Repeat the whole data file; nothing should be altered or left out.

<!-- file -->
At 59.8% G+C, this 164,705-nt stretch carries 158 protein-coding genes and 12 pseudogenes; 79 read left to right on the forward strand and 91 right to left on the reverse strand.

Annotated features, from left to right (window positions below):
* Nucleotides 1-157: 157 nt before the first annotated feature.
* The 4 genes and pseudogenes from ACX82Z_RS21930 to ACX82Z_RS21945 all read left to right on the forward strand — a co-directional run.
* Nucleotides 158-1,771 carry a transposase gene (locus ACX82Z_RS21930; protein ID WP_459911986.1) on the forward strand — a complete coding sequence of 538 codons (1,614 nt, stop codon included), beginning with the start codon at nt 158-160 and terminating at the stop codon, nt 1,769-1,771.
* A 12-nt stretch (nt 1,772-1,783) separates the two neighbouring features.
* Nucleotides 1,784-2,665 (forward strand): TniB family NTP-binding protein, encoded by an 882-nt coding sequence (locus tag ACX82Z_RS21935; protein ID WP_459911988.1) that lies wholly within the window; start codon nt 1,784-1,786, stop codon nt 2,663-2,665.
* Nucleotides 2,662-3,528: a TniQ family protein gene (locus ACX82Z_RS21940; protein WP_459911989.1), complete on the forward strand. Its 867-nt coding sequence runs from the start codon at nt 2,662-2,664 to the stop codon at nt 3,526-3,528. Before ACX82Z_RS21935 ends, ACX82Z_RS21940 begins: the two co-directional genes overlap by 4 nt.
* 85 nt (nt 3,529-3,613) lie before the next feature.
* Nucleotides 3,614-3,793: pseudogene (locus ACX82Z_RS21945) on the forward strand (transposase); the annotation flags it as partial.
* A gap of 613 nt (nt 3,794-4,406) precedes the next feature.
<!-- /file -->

At 59.8% G+C, this 164,705-nt stretch carries 158 protein-coding genes and 12 pseudogenes; 79 read left to right on the forward strand and 91 right to left on the reverse strand.

Annotated features, from left to right (window positions below):
* Nucleotides 1-157: 157 nt before the first annotated feature.
* The 4 genes and pseudogenes from ACX82Z_RS21930 to ACX82Z_RS21945 all read left to right on the forward strand — a co-directional run.
* Nucleotides 158-1,771 carry a transposase gene (locus ACX82Z_RS21930; protein ID WP_459911986.1) on the forward strand — a complete coding sequence of 538 codons (1,614 nt, stop codon included), beginning with the start codon at nt 158-160 and terminating at the stop codon, nt 1,769-1,771.
* A 12-nt stretch (nt 1,772-1,783) separates the two neighbouring features.
* Nucleotides 1,784-2,665 (forward strand): TniB family NTP-binding protein, encoded by an 882-nt coding sequence (locus tag ACX82Z_RS21935; protein ID WP_459911988.1) that lies wholly within the window; start codon nt 1,784-1,786, stop codon nt 2,663-2,665.
* Nucleotides 2,662-3,528: a TniQ family protein gene (locus ACX82Z_RS21940; protein WP_459911989.1), complete on the forward strand. Its 867-nt coding sequence runs from the start codon at nt 2,662-2,664 to the stop codon at nt 3,526-3,528. Before ACX82Z_RS21935 ends, ACX82Z_RS21940 begins: the two co-directional genes overlap by 4 nt.
* 85 nt (nt 3,529-3,613) lie before the next feature.
* Nucleotides 3,614-3,793: pseudogene (locus ACX82Z_RS21945) on the forward strand (transposase); the annotation flags it as partial.
* A gap of 613 nt (nt 3,794-4,406) precedes the next feature.